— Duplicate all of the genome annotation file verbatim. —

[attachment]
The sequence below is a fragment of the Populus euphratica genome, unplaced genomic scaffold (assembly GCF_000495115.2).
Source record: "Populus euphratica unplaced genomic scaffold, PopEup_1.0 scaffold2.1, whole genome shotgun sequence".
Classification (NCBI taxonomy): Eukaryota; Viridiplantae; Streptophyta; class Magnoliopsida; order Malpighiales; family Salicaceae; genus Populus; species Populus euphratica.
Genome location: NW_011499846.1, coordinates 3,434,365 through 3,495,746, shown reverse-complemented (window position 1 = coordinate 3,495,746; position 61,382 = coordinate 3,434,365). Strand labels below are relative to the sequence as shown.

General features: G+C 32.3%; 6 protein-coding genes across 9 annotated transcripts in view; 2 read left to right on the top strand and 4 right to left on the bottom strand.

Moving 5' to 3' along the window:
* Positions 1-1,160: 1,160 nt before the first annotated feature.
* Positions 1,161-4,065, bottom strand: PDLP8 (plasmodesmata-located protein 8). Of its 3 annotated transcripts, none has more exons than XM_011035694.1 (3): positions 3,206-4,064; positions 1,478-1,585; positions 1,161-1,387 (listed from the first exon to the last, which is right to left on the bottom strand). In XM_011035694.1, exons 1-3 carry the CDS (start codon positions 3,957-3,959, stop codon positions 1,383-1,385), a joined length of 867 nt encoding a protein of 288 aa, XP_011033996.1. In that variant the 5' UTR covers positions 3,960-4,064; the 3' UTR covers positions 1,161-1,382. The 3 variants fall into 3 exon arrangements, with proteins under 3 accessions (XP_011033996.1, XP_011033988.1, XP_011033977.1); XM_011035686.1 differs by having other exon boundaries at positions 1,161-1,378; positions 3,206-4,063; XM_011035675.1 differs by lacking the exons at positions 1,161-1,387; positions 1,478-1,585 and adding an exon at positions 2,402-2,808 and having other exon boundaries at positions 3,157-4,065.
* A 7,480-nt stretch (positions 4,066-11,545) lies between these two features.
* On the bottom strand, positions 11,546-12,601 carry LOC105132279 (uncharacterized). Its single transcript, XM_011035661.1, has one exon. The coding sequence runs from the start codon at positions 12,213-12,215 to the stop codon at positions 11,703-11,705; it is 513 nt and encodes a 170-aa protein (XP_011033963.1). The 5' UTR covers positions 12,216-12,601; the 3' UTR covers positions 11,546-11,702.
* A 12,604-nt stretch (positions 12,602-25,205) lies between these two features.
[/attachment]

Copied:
The sequence below is a fragment of the Populus euphratica genome, unplaced genomic scaffold (assembly GCF_000495115.2).
Source record: "Populus euphratica unplaced genomic scaffold, PopEup_1.0 scaffold2.1, whole genome shotgun sequence".
Classification (NCBI taxonomy): Eukaryota; Viridiplantae; Streptophyta; class Magnoliopsida; order Malpighiales; family Salicaceae; genus Populus; species Populus euphratica.
Genome location: NW_011499846.1, coordinates 3,434,365 through 3,495,746, shown reverse-complemented (window position 1 = coordinate 3,495,746; position 61,382 = coordinate 3,434,365). Strand labels below are relative to the sequence as shown.

General features: G+C 32.3%; 6 protein-coding genes across 9 annotated transcripts in view; 2 read left to right on the top strand and 4 right to left on the bottom strand.

Moving 5' to 3' along the window:
* Positions 1-1,160: 1,160 nt before the first annotated feature.
* Positions 1,161-4,065, bottom strand: PDLP8 (plasmodesmata-located protein 8). Of its 3 annotated transcripts, none has more exons than XM_011035694.1 (3): positions 3,206-4,064; positions 1,478-1,585; positions 1,161-1,387 (listed from the first exon to the last, which is right to left on the bottom strand). In XM_011035694.1, exons 1-3 carry the CDS (start codon positions 3,957-3,959, stop codon positions 1,383-1,385), a joined length of 867 nt encoding a protein of 288 aa, XP_011033996.1. In that variant the 5' UTR covers positions 3,960-4,064; the 3' UTR covers positions 1,161-1,382. The 3 variants fall into 3 exon arrangements, with proteins under 3 accessions (XP_011033996.1, XP_011033988.1, XP_011033977.1); XM_011035686.1 differs by having other exon boundaries at positions 1,161-1,378; positions 3,206-4,063; XM_011035675.1 differs by lacking the exons at positions 1,161-1,387; positions 1,478-1,585 and adding an exon at positions 2,402-2,808 and having other exon boundaries at positions 3,157-4,065.
* A 7,480-nt stretch (positions 4,066-11,545) lies between these two features.
* On the bottom strand, positions 11,546-12,601 carry LOC105132279 (uncharacterized). Its single transcript, XM_011035661.1, has one exon. The coding sequence runs from the start codon at positions 12,213-12,215 to the stop codon at positions 11,703-11,705; it is 513 nt and encodes a 170-aa protein (XP_011033963.1). The 5' UTR covers positions 12,216-12,601; the 3' UTR covers positions 11,546-11,702.
* A 12,604-nt stretch (positions 12,602-25,205) lies between these two features.